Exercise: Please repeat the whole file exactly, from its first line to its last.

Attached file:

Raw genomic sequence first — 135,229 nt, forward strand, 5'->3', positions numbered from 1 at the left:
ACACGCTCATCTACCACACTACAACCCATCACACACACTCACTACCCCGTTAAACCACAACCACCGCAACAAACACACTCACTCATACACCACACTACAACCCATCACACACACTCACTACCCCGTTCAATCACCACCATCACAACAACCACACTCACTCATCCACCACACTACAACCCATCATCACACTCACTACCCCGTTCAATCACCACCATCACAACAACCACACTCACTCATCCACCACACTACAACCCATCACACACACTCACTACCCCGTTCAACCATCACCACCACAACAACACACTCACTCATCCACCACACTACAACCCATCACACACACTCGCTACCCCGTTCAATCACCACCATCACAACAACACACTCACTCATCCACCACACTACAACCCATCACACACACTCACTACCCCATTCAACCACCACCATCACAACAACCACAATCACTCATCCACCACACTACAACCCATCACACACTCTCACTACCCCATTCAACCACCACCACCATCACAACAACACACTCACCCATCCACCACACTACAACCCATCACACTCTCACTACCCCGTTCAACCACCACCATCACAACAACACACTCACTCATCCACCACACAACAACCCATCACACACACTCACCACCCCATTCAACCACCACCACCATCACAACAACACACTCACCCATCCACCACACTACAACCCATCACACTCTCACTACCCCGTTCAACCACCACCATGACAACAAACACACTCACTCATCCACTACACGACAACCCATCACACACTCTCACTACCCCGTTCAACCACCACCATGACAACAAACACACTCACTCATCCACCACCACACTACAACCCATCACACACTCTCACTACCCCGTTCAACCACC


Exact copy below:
Raw genomic sequence first — 135,229 nt, forward strand, 5'->3', positions numbered from 1 at the left:
ACACGCTCATCTACCACACTACAACCCATCACACACACTCACTACCCCGTTAAACCACAACCACCGCAACAAACACACTCACTCATACACCACACTACAACCCATCACACACACTCACTACCCCGTTCAATCACCACCATCACAACAACCACACTCACTCATCCACCACACTACAACCCATCATCACACTCACTACCCCGTTCAATCACCACCATCACAACAACCACACTCACTCATCCACCACACTACAACCCATCACACACACTCACTACCCCGTTCAACCATCACCACCACAACAACACACTCACTCATCCACCACACTACAACCCATCACACACACTCGCTACCCCGTTCAATCACCACCATCACAACAACACACTCACTCATCCACCACACTACAACCCATCACACACACTCACTACCCCATTCAACCACCACCATCACAACAACCACAATCACTCATCCACCACACTACAACCCATCACACACTCTCACTACCCCATTCAACCACCACCACCATCACAACAACACACTCACCCATCCACCACACTACAACCCATCACACTCTCACTACCCCGTTCAACCACCACCATCACAACAACACACTCACTCATCCACCACACAACAACCCATCACACACACTCACCACCCCATTCAACCACCACCACCATCACAACAACACACTCACCCATCCACCACACTACAACCCATCACACTCTCACTACCCCGTTCAACCACCACCATGACAACAAACACACTCACTCATCCACTACACGACAACCCATCACACACTCTCACTACCCCGTTCAACCACCACCATGACAACAAACACACTCACTCATCCACCACCACACTACAACCCATCACACACTCTCACTACCCCGTTCAACCACC